A hag (or crone) is a wizened old woman, or a kind of fairy or goddess having the appearance of such a woman, often found in folklore and children's tales such as Hansel and Gretel. Hags are often seen as malevolent, but may also be one of the chosen forms of shapeshifting deities, such as the Morrígan or Badb, who are seen as neither wholly beneficent nor malevolent. The term appears in Middle English, and might be short for hægtesse, an Old English term for witch.
In Irish and Scottish mythology, the Cailleach is a hag goddess concerned with creation, harvest, the weather and sovereignty. In partnership with the goddess Brìde, she is a seasonal goddess, seen as ruling the winter months while Brìde rules the summer. In Scotland, a group of hags, known as The Cailleachan (The Storm Hags) are seen as personifications of the elemental powers of nature, especially in a destructive aspect. They are said to be particularly active in raising the windstorms of spring, during the period known as A Chailleach.
Hags as sovereignty figures abound in Irish mythology. The most common pattern is that the hag represents the barren land, who the hero of the tale must approach without fear, and come to love on her own terms. When the hero displays this courage, love, and acceptance of her hideous side, the sovereignty hag then reveals that she is also a young and beautiful goddess.
The Three Fates (particularly Atropos) are often depicted as hags.
In Persian folklore, the Bakhtak has the same role as that of "the Old Hag" in British folklore. The Bakhtak sits on a sleeper's chest, awakening them and causing them to feel they are unable to breathe or even to move. Bakhtak also is used metaphorically to refer to "nightmare" in the modern Persian language.
Many stories about hags seem to have been used to frighten children into being good. Peg Powler, for example, was a river hag who lived in river trees and had skin the color of green pond scum. Parents who wanted to keep their children away from the river's edge told them that if they got too close to the water she would pull them in with her long arms, drown them, and sometimes eat them. Peg Powler has other regional names, such as Jenny Greenteeth from Yorkshire and Nellie Longarms from several English counties.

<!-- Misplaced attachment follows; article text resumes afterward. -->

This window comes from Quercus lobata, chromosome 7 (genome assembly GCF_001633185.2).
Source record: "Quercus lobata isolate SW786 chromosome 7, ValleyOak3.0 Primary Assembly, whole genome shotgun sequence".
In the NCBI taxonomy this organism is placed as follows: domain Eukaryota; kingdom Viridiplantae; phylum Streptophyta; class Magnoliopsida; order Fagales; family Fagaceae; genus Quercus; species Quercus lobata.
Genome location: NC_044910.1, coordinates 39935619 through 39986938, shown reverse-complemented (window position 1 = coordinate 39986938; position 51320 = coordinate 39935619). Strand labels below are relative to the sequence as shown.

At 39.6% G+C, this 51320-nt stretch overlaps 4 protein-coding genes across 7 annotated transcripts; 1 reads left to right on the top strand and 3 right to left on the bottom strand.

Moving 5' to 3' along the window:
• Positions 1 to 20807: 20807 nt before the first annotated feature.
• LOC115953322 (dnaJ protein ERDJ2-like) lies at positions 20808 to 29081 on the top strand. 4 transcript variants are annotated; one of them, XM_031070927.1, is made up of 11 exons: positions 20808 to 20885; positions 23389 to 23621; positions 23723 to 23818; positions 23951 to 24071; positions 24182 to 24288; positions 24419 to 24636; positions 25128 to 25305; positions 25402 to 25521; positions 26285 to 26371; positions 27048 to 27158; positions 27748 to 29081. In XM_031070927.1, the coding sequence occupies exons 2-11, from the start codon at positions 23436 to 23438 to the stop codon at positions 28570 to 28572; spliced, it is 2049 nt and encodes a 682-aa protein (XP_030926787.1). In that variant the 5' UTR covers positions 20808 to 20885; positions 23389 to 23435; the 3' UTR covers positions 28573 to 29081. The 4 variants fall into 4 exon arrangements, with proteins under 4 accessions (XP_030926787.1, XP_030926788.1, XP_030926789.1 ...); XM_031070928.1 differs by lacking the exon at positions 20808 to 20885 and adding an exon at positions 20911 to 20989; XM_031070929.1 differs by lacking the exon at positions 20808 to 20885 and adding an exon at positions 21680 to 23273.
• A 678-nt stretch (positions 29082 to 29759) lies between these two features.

Many tales about hags do not describe them well enough to distinguish between an old woman who knows magic or a supernatural being.
Hags are occasionally mentioned in the Harry Potter series, but never in any great detail (the prologue of "Fantastic Beasts and Where to Find Them" mentions that they are classed as beings (as opposed to beasts) that children are part of their diet and that they can glide). Hags are occasionally encountered in the wizarding village Hogsmeade, where they are distinguished from "conventional" wizards and witches. It is unclear if such Hags live in Hogsmeade or simply visit the village for business and/or social reasons.
Hags are also mentioned in the Chronicles of Narnia book series. In The Lion, the Witch and the Wardrobe, Hags are one of the various kinds of evil creatures whom the White Witch has present at the killing of Aslan. Later, in Prince Caspian, a Hag, along with a Werewolf and the dwarf Nikabrik, tries to persuade Caspian to summon the Witch back to life. They attack after being refused, and are killed.
In the Popeye comics and cartoons, Popeye is sometimes pursued by a villainous witch called Sea Hag, who has an unrequited love for the sailor.